The euphoria of a soldier's homecoming from Iraq often gives way to depression, stress and trouble dealing with family members during the first months home, a new Pentagon study finds.
And the adjustment struggle was more profound for National Guard troops and reservists than it was for active-duty soldiers.
About 42 percent of the Guard and reserves, compared to 20 percent of active-duty troops, were identified as needing mental health treatment in two screenings. The first testing was immediately upon return from Iraq and the second six months later.
Problems showed up more often on the second screening. From the time they returned, there was a fourfold increase in interpersonal problems, for example, likely driven by family conflicts as the returning soldiers adjusted to home life.
That compared to about 17 percent when the soldiers first got home, according to the report that appears in Wednesday's Journal of the American Medical Association.
"We're trying to study these mental health impacts as the war unfolds and we're trying to apply what we're learning to set up new systems of care," said Dr. Charles Milliken of the Walter Reed Army Institute of Research, who led the study.
Questions about alcohol, which were only on the second questionnaire, found that 12 percent of active-duty soldiers and 15 percent of National Guard and Reserve soldiers said they were having drinking problems six months after returning home.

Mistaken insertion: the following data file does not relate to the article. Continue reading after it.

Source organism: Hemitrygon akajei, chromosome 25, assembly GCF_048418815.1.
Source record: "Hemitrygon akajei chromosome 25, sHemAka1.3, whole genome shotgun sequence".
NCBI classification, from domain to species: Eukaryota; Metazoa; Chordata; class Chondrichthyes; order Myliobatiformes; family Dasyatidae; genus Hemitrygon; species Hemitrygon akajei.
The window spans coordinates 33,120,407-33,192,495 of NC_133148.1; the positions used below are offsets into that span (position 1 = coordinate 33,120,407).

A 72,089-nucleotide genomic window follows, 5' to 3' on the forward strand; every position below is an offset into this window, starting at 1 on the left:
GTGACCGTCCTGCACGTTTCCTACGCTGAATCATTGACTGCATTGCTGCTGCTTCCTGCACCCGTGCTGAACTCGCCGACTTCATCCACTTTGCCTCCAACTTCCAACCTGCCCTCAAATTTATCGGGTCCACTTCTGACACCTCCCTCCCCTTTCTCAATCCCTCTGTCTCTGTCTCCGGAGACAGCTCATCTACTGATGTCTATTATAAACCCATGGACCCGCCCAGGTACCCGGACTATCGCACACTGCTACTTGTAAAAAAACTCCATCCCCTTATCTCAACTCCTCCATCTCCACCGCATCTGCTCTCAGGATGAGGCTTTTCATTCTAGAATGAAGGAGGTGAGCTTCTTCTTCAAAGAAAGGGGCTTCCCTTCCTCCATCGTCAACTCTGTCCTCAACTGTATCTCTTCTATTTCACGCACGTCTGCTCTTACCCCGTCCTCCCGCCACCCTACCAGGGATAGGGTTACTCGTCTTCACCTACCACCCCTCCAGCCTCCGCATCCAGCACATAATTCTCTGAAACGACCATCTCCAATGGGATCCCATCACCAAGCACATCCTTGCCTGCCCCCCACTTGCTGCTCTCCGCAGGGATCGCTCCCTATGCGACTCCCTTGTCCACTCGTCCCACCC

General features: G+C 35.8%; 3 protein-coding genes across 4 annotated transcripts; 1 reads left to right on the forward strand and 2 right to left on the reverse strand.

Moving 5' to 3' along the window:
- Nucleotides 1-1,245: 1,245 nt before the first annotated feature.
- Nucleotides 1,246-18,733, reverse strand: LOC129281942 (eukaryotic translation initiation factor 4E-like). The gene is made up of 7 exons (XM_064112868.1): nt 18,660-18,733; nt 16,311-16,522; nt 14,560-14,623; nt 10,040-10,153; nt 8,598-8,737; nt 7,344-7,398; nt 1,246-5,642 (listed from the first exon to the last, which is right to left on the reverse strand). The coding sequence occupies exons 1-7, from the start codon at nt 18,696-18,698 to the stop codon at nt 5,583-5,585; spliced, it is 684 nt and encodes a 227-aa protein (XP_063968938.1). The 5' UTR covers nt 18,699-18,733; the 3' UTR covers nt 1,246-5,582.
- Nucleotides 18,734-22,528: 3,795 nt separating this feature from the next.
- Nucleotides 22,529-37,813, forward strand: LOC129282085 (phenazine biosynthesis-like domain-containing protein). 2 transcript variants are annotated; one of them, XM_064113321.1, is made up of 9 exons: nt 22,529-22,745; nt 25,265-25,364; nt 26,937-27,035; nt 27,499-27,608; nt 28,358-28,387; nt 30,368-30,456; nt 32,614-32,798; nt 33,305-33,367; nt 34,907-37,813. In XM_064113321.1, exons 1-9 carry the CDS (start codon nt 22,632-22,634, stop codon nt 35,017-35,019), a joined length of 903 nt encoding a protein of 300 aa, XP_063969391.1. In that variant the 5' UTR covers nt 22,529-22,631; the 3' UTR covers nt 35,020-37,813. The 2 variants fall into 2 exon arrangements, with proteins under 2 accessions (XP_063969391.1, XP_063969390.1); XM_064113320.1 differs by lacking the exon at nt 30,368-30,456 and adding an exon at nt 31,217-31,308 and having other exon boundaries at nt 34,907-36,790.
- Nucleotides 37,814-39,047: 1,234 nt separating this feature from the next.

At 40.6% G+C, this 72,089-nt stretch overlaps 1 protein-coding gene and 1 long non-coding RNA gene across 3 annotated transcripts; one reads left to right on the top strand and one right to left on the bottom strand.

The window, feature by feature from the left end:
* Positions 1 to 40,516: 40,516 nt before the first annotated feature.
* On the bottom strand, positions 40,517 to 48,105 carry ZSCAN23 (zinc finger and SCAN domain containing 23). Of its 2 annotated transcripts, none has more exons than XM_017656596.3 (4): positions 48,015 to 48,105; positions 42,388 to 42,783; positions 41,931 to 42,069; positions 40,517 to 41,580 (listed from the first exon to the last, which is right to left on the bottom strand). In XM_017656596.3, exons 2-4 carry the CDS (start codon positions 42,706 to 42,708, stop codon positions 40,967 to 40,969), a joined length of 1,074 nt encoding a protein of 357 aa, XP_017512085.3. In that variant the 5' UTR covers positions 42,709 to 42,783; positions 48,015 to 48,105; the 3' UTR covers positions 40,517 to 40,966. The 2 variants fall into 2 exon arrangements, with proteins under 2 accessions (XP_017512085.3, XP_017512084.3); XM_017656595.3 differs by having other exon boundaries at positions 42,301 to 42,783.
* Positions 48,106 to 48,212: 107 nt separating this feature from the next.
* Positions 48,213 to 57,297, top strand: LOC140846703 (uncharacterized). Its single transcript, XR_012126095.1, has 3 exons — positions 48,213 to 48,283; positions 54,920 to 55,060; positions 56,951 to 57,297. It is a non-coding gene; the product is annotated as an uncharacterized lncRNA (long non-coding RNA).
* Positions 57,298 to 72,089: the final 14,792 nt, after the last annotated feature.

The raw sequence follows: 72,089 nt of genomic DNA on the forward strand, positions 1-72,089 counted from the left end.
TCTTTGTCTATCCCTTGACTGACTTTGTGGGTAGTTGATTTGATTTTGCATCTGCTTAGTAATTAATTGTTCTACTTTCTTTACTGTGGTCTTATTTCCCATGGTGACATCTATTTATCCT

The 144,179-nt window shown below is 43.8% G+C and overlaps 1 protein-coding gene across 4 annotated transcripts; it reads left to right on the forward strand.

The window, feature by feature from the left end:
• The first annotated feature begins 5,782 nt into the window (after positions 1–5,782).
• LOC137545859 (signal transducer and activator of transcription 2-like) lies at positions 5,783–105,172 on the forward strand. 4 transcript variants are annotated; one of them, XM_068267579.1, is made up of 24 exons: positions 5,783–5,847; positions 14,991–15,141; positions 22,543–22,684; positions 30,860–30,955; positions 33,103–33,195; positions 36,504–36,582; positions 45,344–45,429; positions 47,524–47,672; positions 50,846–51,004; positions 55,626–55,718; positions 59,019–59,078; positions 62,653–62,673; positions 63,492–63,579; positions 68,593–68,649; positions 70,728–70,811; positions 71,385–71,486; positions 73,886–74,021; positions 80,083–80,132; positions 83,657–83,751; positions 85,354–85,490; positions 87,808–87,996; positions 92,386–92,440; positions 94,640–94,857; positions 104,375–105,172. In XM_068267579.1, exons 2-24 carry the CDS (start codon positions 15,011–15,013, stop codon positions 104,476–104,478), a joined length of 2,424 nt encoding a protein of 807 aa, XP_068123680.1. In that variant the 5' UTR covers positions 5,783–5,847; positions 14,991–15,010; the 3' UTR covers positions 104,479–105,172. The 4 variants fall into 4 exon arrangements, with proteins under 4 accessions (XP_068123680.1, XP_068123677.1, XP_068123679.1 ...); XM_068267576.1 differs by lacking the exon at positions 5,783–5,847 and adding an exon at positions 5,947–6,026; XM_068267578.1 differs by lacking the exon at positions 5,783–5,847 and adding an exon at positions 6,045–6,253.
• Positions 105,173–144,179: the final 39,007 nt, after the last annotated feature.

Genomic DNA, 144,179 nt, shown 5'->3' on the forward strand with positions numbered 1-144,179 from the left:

But alcohol treatment was rare. Of more than 6,600 active-duty soldiers with drinking problems, only 134 were referred for treatment and only 29 were seen within 90 days, the study found.
"We still have some work to do. The referral rate was low," Milliken said.
Alcohol treatment in the military is not confidential; in fact, it triggers the automatic involvement of a soldier's commander. That may explain the small percentage getting help, Milliken said.
Iraq veterans are being screened for mental health problems earlier and more often than previous vets. Shortly after starting the ground war in Iraq in 2003, the Pentagon began requiring returning troops to complete a three-page survey that is used to decide who needs help.
Among other things, the veterans are asked if they have nightmares, are constantly on guard or easily startled, and whether they feel numb or detached from others.
In the new study, the higher rates of problems reported by the Guard and reserves may reflect a need to document problems so treatment can be paid for by the military or Veterans Affairs, Milliken said.
For those citizen soldiers, the military's Tricare health insurance benefits expire after six months; VA benefits expire two years after a soldier's return to civilian status.
A report released in June said more money and people are needed to care for troops suffering mental health problems because of their war experiences. It also said the Pentagon needs to build a culture of support in the military to help remove the stigma of seeking psychological help.
Brig. Gen. Stephen L. Jones, an assistant surgeon general, said the military is making headway on that front.
The Army has created a training program called Battlemind that helps troops and families prepare for the stress of war and what signs of trouble to watch for.
"We're teaching our soldiers that seeking care is a sign of strength not of weakness," Jones said.